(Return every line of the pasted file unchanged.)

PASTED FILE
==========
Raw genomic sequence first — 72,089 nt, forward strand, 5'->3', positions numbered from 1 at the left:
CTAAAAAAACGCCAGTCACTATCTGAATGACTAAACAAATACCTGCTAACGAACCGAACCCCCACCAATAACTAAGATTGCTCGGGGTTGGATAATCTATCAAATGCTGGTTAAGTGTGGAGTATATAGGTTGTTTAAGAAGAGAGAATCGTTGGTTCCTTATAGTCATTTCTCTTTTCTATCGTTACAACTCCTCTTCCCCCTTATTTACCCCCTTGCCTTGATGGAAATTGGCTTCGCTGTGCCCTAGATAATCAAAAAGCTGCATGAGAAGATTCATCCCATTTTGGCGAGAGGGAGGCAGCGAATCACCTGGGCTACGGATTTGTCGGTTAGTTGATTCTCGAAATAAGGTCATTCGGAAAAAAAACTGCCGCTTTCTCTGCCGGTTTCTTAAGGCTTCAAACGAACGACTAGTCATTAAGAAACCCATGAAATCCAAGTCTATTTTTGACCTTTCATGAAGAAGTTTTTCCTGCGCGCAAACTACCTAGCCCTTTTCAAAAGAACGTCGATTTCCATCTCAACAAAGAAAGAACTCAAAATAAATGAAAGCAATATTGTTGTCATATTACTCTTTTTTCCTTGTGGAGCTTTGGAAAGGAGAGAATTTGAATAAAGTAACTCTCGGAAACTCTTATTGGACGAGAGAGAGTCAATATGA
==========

Raw genomic sequence first — 72,089 nt, forward strand, 5'->3', positions numbered from 1 at the left:
CTAAAAAAACGCCAGTCACTATCTGAATGACTAAACAAATACCTGCTAACGAACCGAACCCCCACCAATAACTAAGATTGCTCGGGGTTGGATAATCTATCAAATGCTGGTTAAGTGTGGAGTATATAGGTTGTTTAAGAAGAGAGAATCGTTGGTTCCTTATAGTCATTTCTCTTTTCTATCGTTACAACTCCTCTTCCCCCTTATTTACCCCCTTGCCTTGATGGAAATTGGCTTCGCTGTGCCCTAGATAATCAAAAAGCTGCATGAGAAGATTCATCCCATTTTGGCGAGAGGGAGGCAGCGAATCACCTGGGCTACGGATTTGTCGGTTAGTTGATTCTCGAAATAAGGTCATTCGGAAAAAAAACTGCCGCTTTCTCTGCCGGTTTCTTAAGGCTTCAAACGAACGACTAGTCATTAAGAAACCCATGAAATCCAAGTCTATTTTTGACCTTTCATGAAGAAGTTTTTCCTGCGCGCAAACTACCTAGCCCTTTTCAAAAGAACGTCGATTTCCATCTCAACAAAGAAAGAACTCAAAATAAATGAAAGCAATATTGTTGTCATATTACTCTTTTTTCCTTGTGGAGCTTTGGAAAGGAGAGAATTTGAATAAAGTAACTCTCGGAAACTCTTATTGGACGAGAGAGAGTCAATATGA